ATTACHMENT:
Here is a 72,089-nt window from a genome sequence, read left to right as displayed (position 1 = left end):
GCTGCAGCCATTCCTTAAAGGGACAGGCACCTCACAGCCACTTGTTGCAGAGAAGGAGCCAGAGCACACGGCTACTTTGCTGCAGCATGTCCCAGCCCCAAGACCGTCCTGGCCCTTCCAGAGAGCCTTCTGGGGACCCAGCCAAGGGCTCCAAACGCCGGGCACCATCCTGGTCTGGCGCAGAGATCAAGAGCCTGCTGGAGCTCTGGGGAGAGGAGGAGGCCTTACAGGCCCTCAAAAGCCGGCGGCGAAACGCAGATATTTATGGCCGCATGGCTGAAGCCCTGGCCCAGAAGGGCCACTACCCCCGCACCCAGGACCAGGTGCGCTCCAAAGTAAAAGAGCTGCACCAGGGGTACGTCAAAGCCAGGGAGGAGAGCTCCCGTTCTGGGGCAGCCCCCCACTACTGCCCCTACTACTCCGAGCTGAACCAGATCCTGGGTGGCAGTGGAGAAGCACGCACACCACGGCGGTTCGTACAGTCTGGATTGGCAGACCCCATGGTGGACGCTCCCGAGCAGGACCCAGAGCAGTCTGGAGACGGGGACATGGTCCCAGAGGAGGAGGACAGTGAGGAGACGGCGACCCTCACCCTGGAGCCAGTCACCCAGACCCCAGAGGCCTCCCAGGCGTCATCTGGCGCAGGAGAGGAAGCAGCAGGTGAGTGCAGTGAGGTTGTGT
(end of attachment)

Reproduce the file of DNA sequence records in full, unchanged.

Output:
Here is a 72,089-nt window from a genome sequence, read left to right as displayed (position 1 = left end):
GCTGCAGCCATTCCTTAAAGGGACAGGCACCTCACAGCCACTTGTTGCAGAGAAGGAGCCAGAGCACACGGCTACTTTGCTGCAGCATGTCCCAGCCCCAAGACCGTCCTGGCCCTTCCAGAGAGCCTTCTGGGGACCCAGCCAAGGGCTCCAAACGCCGGGCACCATCCTGGTCTGGCGCAGAGATCAAGAGCCTGCTGGAGCTCTGGGGAGAGGAGGAGGCCTTACAGGCCCTCAAAAGCCGGCGGCGAAACGCAGATATTTATGGCCGCATGGCTGAAGCCCTGGCCCAGAAGGGCCACTACCCCCGCACCCAGGACCAGGTGCGCTCCAAAGTAAAAGAGCTGCACCAGGGGTACGTCAAAGCCAGGGAGGAGAGCTCCCGTTCTGGGGCAGCCCCCCACTACTGCCCCTACTACTCCGAGCTGAACCAGATCCTGGGTGGCAGTGGAGAAGCACGCACACCACGGCGGTTCGTACAGTCTGGATTGGCAGACCCCATGGTGGACGCTCCCGAGCAGGACCCAGAGCAGTCTGGAGACGGGGACATGGTCCCAGAGGAGGAGGACAGTGAGGAGACGGCGACCCTCACCCTGGAGCCAGTCACCCAGACCCCAGAGGCCTCCCAGGCGTCATCTGGCGCAGGAGAGGAAGCAGCAGGTGAGTGCAGTGAGGTTGTGT